Hospital offers singing lessons to patient with cancer


NOS NewsSaturday, 6:41 PM

Those who have been diagnosed with cancer often receive heavy treatments such as chemotherapy or immunotherapy. To mitigate the consequences of this, the Meander Medical Center in Amersfoort has started a trial with singing therapy. The idea is to promote the mental recovery of cancer patients in particular.

“This program can provide supportive care for patients,” says oncology nurse Marianne van Dam of the Meander Medical Center. “You meet like-minded people, you are not alone with your illness and you can follow it in your own safe environment.”

People who have or have had cancer often suffer from complaints such as fatigue, nausea, pain, shortness of breath, stress and anxiety. “We therefore offer these singing exercises online,” says artistic director Anne-Christine Wemekamp of the a cappella singing group Wishful Singing. “That was necessary in corona times, but it also offers a solution now. Anyone undergoing chemotherapy feels bad and has no energy to go out. This way you can still get in touch with fellow sufferers at home and be busy with your breathing, body and voice.”

Rahayu Helweg from Amersfoort is recovering from metastatic colon cancer. She is one of the first participants in online singing therapy:

Singing lessons for cancer patients: ‘It gives a sense of belonging’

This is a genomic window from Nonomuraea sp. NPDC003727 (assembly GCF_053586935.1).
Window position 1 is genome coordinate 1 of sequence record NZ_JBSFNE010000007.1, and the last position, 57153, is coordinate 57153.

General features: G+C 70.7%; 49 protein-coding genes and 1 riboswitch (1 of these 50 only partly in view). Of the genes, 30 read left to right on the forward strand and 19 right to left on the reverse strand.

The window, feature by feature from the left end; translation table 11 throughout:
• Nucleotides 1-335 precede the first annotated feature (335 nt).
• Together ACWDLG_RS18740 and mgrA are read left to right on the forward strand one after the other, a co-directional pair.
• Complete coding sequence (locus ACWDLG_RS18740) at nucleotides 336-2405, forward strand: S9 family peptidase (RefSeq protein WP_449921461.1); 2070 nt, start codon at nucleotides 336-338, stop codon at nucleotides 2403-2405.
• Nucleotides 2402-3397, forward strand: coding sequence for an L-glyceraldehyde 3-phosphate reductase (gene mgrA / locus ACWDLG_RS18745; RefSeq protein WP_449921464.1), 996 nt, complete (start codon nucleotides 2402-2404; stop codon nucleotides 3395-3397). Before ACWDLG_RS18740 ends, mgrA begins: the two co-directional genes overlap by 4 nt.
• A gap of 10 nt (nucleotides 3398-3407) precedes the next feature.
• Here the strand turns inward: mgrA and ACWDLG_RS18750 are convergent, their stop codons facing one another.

Research shows that the ‘breathing dysregulation’ has decreased in the singing program for lung covid patients – in which about 1800 people have now participated. So people can better control their breathing.

Patient Rayahu Helweg, who has been treated for cancer, learned to breathe through her abdomen again in the first lessons. “That’s the added value for me: reconnecting with your body. I didn’t want to be where my illness was, so deep abdominal breathing was very difficult for me. I hadn’t breathed there for four years.”

In addition to the pleasure of singing, the group feeling and the breathing techniques, it also has therapeutic added value for Helweg. “Letting my voice sound, so not talking but singing, that has a healing and connecting effect. I walk through the house singing and I sit on my bike singing. How beautiful and liberating is that? It reminds me to be a healthy person again.”